Will this be the nail in the coffin, the last boba straw through the lid?

Tapioca, also known as boba, bubble tea, or pearl milk tea depending on where you’re from, peaked during the summer of 2019 in Japan with a multitude of stores popping up and some establishments even selling one-liter (33.8-ounce) servings. While we predicted that tapioca was on its way out during the cold-drink-killing winter months, another force has stepped up to potentially squash the existence of boba in Tokyo: COVID-19.

▼ Tapioca, tapioca, don’t go away-oca.

Ever since a state of emergency was announced in Tokyo, at least ten tapioca speciality shops, including chain stores from franchises with widespread international reach such as Gong Cha and CoCo, have closed in Harajuku—an area that typically experiences high volumes of tourists and shoppers.

Surviving shops have managed by either being situated in a location with a steady amount of foot traffic, such as near a subway exit, or employing new ways to pay rent. Many stores have shifted their business strategies to include a new coffee and/or food menu, collaborating with local Japanese franchises as is the case for Taiwanese tea-giant Sharetea and conveyer belt sushi chain Sushiro, focusing on products with seasonal flavors, or even selling face masks.

Gong Cha in particular has worked to bolster their menu with new drinks, such as this vinegar-based fruit mixture. While vinegar-based drinks have been a health trend in Japan since the early 2000s, the new move aims to broaden Gong Cha’s selection of drinks to health-conscious Japanese folks.

▼ Drinking vinegars, not to be confused for vinegars used in cooking, typically have half the acidity and are usually combined with fruit for a refreshing treat. Gong Cha’s have panama oranges and pineapple as the base.

One store in particular, Chun Sui Tong, based in Taichung and a shop that claims to be the first to invent tapioca, has pressed on with a slant of introducing Taiwanese as well as Chinese cuisine with a slight twist. Recent inclusions so far have involved a more northern Chinese variety, such as a soup version of dan dan noodles, or a type of spicy noodle traditionally served dry, and hot and sour soup with ramen noodles.

▼ Though not necessarily the most authentic Taiwanese cuisine, hot and sour soup with chicken and ginger as well as the black sesame dan dan noodles are on the menu for the uninitiated.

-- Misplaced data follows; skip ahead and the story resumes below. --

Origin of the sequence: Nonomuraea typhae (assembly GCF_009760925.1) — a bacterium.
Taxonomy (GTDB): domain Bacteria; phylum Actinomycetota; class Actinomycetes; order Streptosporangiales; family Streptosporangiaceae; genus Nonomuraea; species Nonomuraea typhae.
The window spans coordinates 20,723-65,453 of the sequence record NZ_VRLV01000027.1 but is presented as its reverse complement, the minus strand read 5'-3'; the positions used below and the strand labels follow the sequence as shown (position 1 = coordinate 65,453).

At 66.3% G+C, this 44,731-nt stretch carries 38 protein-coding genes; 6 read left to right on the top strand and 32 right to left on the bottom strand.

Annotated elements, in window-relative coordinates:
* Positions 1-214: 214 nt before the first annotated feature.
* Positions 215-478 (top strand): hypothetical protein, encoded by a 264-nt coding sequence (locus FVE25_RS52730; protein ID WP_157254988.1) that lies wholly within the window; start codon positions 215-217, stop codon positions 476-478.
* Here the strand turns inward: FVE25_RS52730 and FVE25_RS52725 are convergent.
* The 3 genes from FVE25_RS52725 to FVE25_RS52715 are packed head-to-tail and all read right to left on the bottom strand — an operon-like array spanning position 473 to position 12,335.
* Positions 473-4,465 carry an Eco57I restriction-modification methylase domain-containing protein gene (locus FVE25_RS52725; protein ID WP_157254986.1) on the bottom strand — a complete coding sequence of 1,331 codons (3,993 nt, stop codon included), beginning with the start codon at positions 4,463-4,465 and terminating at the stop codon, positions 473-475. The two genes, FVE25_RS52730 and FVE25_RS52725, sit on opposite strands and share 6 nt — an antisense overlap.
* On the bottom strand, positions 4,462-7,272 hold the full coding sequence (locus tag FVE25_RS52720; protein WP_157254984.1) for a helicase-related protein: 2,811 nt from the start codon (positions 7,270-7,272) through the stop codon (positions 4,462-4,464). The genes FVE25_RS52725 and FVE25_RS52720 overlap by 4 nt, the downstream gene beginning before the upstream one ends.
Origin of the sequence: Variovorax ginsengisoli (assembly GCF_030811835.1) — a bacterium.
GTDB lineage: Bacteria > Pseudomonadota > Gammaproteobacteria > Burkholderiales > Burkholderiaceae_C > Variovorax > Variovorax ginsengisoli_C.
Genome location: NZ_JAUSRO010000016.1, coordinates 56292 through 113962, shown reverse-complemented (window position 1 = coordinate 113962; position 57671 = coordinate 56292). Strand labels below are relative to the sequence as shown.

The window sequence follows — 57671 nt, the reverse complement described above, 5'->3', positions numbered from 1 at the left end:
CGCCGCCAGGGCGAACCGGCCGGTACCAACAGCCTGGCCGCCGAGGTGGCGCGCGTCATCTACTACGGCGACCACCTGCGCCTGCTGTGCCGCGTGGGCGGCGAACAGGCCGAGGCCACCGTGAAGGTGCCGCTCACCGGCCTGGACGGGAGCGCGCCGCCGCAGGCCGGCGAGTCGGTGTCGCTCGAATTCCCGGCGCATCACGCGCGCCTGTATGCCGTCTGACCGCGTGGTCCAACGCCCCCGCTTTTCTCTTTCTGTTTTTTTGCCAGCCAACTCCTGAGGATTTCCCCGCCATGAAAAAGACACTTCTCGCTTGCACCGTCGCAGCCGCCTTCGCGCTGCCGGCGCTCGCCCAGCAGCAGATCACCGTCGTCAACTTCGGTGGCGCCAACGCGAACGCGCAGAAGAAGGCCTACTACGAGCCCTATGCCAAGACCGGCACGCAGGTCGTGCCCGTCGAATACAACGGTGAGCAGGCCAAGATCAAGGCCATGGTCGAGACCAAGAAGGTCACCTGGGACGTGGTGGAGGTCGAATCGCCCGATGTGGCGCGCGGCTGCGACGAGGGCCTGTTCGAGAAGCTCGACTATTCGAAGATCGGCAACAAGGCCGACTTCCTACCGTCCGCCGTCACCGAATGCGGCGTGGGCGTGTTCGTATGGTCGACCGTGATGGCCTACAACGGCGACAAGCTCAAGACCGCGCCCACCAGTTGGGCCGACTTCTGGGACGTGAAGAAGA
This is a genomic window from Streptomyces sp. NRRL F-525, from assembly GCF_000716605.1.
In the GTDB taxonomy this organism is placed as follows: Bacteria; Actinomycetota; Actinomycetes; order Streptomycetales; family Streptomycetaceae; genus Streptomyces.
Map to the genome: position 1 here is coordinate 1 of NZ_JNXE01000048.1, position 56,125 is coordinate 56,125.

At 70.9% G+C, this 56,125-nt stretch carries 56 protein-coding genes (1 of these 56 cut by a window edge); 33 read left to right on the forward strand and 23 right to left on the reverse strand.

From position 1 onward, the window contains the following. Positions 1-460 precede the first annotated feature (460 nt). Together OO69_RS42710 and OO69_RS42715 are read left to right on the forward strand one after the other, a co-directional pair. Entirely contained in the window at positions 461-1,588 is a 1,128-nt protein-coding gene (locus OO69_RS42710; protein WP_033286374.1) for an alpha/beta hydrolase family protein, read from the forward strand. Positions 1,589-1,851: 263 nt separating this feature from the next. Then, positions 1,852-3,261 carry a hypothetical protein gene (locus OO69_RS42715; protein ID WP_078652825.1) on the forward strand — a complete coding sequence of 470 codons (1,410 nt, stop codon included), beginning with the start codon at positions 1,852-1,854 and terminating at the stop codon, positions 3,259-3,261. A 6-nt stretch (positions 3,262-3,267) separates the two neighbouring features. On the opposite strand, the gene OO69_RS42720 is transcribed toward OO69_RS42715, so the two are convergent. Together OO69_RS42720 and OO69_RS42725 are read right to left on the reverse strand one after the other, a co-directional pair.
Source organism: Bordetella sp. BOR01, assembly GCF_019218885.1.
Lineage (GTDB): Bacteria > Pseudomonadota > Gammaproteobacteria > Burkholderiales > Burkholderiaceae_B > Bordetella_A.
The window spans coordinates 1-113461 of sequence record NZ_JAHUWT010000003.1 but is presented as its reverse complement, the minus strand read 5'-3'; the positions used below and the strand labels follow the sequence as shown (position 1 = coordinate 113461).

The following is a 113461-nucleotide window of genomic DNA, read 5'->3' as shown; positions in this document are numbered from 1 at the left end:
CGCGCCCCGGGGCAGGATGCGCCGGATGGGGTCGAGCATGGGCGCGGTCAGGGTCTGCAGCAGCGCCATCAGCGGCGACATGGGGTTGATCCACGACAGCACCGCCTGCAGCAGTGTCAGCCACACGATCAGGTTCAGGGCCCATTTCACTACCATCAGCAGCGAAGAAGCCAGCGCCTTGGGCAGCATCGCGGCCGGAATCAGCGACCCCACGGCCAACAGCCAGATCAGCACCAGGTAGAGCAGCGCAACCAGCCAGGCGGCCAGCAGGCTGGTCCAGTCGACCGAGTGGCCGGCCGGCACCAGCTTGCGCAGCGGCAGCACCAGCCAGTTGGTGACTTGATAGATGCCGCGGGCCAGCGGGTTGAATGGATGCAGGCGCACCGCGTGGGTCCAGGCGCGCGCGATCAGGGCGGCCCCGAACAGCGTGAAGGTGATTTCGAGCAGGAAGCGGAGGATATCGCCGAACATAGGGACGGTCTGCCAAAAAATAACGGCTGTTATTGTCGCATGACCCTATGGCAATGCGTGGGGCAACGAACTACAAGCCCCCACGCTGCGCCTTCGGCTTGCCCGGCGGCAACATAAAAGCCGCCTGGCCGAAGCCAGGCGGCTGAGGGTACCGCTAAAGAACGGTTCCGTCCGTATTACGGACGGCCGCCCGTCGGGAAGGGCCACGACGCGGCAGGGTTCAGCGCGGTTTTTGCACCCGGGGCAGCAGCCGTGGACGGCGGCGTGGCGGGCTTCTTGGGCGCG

Regardless of these efforts by different establishments to weather through the pandemic, social media users gave a mixture of sentiments, with some individuals pleased by tapioca’s seemingly close death and others approaching the situation with a heavy heart:

Even without corona we already passed the boom sometime ago.”

“They really were making an easy killing though by selling something worth 30 yen (US$0.29) at around 400-500 yen ($3.82-4.77).”

“It can’t be helped that the stores which only started off strong due to the boom are now closed, but it’s kinda sad that the high quality ones are suffering as well. Seems like there’s no cushion for them anymore.”

“I like tapioca and have been drinking it for the past twenty years, but thanks to the ‘boom’ I had to really hold off because of rising prices. Tapioca pearls aren’t expensive to buy and people have only been focused on making a profit by raising the prices. I’m at peace if the owners of the closed-down stores intended to just make some quick cash without planning for the long term.”

“My issue with the boom is that it drove people to buy tapioca because it was a trend or because it was Instagrammable. I wish from hereon people can buy tapioca because they find it tasty.”

▼ But for real, it’s pretty easy to make tapioca at home. All you need is some tapioca pearls, condensed milk, and black tea leaves, then you’re set!

Maybe I’m more on the optimistic side, but I don’t necessarily think the closures will spark the end of tapioca in Japan. Tapioca has been around for over 30 years since its creation in the late 1980s, and while a pandemic may weed out the weaker businesses, I doubt it can crush an entire industry in the age of convenient delivery services. Compared to traditional sit-down restaurants, tapioca also has the advantage of take out, even in the form of pizza for the culinarily curious.

Source: Yahoo! News via Jin
Top image: Pakutaso
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